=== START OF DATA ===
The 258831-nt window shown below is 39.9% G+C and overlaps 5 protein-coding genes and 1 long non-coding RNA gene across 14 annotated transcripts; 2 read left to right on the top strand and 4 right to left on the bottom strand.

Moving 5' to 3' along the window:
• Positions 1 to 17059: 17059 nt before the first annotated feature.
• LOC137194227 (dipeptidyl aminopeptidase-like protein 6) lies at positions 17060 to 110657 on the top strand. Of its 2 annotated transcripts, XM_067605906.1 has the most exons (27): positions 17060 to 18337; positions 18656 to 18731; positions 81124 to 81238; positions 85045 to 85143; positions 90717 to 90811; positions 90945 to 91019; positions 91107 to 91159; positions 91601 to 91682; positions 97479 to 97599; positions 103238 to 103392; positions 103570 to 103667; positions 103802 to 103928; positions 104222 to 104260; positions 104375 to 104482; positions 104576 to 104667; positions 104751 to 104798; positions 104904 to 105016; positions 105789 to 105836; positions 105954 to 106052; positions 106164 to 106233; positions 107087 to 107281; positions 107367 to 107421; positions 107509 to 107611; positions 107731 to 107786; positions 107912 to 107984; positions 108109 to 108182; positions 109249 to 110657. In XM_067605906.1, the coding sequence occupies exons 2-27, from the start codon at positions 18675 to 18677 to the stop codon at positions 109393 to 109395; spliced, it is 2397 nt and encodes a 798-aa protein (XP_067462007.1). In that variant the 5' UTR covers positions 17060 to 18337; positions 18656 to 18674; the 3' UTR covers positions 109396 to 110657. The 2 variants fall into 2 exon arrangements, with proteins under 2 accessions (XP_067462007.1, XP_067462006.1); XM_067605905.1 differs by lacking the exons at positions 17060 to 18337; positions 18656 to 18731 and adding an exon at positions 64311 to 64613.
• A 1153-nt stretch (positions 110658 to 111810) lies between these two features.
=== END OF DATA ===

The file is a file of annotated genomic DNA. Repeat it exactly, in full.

The 258831-nt window shown below is 39.9% G+C and overlaps 5 protein-coding genes and 1 long non-coding RNA gene across 14 annotated transcripts; 2 read left to right on the top strand and 4 right to left on the bottom strand.

Moving 5' to 3' along the window:
• Positions 1 to 17059: 17059 nt before the first annotated feature.
• LOC137194227 (dipeptidyl aminopeptidase-like protein 6) lies at positions 17060 to 110657 on the top strand. Of its 2 annotated transcripts, XM_067605906.1 has the most exons (27): positions 17060 to 18337; positions 18656 to 18731; positions 81124 to 81238; positions 85045 to 85143; positions 90717 to 90811; positions 90945 to 91019; positions 91107 to 91159; positions 91601 to 91682; positions 97479 to 97599; positions 103238 to 103392; positions 103570 to 103667; positions 103802 to 103928; positions 104222 to 104260; positions 104375 to 104482; positions 104576 to 104667; positions 104751 to 104798; positions 104904 to 105016; positions 105789 to 105836; positions 105954 to 106052; positions 106164 to 106233; positions 107087 to 107281; positions 107367 to 107421; positions 107509 to 107611; positions 107731 to 107786; positions 107912 to 107984; positions 108109 to 108182; positions 109249 to 110657. In XM_067605906.1, the coding sequence occupies exons 2-27, from the start codon at positions 18675 to 18677 to the stop codon at positions 109393 to 109395; spliced, it is 2397 nt and encodes a 798-aa protein (XP_067462007.1). In that variant the 5' UTR covers positions 17060 to 18337; positions 18656 to 18674; the 3' UTR covers positions 109396 to 110657. The 2 variants fall into 2 exon arrangements, with proteins under 2 accessions (XP_067462007.1, XP_067462006.1); XM_067605905.1 differs by lacking the exons at positions 17060 to 18337; positions 18656 to 18731 and adding an exon at positions 64311 to 64613.
• A 1153-nt stretch (positions 110658 to 111810) lies between these two features.